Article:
The stone structure is entered via a style, beside a large oak tree. Ó HÉailidhe (1967, 103) recorded 72 cross inscribed stone at the site but only 67 were noted by the Tipperary Survey in 2011 suggesting some may be missing.
The majority of the crosses depict a simple Latin cross on a single face. A small number have decoration on both faces.
A larger rectangular stone with one hollow depression is found within the stone enclosure, in front of the head of a high cross which is incorporated into the wall. The surface of the bullaun stone is covered by trinkets left by pilgrims and includes holy statues, small toys, coins and crystals .
A large egg-shaped stone sits in the hollow of the bullaun stone. These egg stones occurs at other pilgrim sites and are known as cursing stones.
A holly tree within the enclosure is covered rags and ribbons tied by modern pilgrims.
The presence of such a large number of cross slabs at the site may suggest the presence of a monastic settlement. There are no upstanding remains of any buildings at the site. If this was a monastic site it is possible the buildings were built of wood. In the 1940’s the ground surface of the Kyle was lowered and the soil from this area was used to build a causeway across the bog to the nearby St Berrihert’s well. The OPW recorded no trace of walls when lowering the ground level at the site. It is impossible to know what damage this act did to any sub-surface archaeological remains that may have been present.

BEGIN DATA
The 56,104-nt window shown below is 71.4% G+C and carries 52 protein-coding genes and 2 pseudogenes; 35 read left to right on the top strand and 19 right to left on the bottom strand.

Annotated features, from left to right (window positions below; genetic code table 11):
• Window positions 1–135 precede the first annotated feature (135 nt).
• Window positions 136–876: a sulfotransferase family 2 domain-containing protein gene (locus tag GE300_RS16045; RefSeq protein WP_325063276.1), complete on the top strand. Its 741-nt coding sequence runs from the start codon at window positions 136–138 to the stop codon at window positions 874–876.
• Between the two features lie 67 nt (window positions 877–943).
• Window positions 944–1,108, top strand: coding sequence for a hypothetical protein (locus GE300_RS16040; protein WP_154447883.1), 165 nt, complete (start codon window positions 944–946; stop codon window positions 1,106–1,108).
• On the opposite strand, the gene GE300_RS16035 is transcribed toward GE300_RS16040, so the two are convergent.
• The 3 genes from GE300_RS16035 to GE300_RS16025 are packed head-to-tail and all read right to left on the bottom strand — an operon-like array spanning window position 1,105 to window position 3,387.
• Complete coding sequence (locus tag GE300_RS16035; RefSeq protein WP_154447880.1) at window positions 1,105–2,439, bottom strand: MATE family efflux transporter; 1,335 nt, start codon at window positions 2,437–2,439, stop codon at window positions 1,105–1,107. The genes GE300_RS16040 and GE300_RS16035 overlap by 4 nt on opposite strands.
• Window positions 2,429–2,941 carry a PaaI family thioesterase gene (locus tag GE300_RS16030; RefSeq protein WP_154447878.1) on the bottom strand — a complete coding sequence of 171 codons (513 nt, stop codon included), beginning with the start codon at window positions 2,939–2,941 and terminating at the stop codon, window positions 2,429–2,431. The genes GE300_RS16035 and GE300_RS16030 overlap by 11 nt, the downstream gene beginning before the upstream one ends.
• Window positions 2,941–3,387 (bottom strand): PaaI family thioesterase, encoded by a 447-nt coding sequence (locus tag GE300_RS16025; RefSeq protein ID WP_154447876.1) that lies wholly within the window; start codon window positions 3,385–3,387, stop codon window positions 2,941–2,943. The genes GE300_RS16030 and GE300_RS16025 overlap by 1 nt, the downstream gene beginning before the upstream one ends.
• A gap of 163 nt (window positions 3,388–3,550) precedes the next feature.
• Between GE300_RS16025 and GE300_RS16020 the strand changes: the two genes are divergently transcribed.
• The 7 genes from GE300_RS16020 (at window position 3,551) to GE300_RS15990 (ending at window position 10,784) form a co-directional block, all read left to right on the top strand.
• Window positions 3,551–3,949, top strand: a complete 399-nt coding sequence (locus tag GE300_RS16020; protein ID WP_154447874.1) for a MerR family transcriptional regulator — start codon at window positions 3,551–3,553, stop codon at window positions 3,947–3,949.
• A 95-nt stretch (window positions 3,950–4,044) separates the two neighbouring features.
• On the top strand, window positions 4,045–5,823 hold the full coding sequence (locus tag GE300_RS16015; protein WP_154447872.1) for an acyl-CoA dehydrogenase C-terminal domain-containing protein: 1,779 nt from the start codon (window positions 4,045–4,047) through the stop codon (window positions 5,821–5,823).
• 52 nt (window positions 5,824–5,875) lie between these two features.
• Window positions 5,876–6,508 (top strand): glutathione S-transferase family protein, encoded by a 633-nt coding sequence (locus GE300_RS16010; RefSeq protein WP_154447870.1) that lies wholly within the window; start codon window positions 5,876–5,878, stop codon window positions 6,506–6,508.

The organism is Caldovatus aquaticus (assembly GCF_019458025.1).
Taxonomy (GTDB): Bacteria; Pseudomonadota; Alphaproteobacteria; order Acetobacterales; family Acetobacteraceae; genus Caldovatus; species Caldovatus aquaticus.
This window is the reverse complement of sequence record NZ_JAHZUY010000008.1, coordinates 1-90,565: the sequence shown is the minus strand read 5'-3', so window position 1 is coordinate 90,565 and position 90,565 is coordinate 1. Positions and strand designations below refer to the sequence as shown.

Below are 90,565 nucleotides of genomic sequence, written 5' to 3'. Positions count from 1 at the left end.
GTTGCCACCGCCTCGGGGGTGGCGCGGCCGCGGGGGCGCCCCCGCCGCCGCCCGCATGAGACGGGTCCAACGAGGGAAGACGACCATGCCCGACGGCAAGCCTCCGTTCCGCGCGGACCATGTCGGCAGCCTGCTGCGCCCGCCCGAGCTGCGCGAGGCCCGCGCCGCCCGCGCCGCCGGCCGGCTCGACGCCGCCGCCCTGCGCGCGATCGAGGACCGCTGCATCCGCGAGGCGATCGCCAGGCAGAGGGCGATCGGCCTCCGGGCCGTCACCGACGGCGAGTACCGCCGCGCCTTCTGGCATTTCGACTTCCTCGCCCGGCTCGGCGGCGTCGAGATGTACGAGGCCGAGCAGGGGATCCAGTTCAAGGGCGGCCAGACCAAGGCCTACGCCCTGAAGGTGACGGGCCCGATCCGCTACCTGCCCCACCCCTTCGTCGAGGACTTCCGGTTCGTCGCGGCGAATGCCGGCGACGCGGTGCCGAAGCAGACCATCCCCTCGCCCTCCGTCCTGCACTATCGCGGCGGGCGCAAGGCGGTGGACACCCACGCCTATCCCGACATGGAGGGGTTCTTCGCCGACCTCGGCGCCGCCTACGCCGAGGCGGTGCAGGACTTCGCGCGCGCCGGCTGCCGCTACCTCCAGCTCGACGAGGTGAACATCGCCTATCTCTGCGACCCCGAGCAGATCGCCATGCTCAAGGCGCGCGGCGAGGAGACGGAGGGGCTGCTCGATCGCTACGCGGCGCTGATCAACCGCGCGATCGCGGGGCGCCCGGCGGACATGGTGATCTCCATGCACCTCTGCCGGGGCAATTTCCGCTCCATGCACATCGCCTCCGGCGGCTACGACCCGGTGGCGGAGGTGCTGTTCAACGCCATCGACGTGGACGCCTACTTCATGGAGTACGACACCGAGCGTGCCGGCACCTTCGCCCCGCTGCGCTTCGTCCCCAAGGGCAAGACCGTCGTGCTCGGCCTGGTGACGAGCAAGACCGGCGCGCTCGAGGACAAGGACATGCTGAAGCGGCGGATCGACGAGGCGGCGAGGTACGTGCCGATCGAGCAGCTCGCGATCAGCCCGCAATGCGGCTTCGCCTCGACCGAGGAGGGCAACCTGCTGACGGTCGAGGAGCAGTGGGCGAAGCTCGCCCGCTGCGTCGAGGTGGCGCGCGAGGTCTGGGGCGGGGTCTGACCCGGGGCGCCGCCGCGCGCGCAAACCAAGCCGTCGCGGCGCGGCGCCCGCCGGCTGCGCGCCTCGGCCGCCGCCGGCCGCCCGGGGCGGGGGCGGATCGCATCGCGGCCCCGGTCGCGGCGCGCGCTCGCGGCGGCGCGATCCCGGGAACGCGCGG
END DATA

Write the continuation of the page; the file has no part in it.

Around the edge of the Kyle are a number of small stone cairns surmounted by a cross slab. These cairns were created in 1940’s to mark stations of the cross but there were not part of the original pilgrim stations at the site .
The central area of the Kyle is defined by stone curbing which demarcate a children’s burial ground.
St Berrihert’s holy well
The nearby holy well is dedicated to St Berrihert and is located a short distance from the Kyle. The path is marked by a timber track through marshy ground.
The path continues crossing over a small bridge.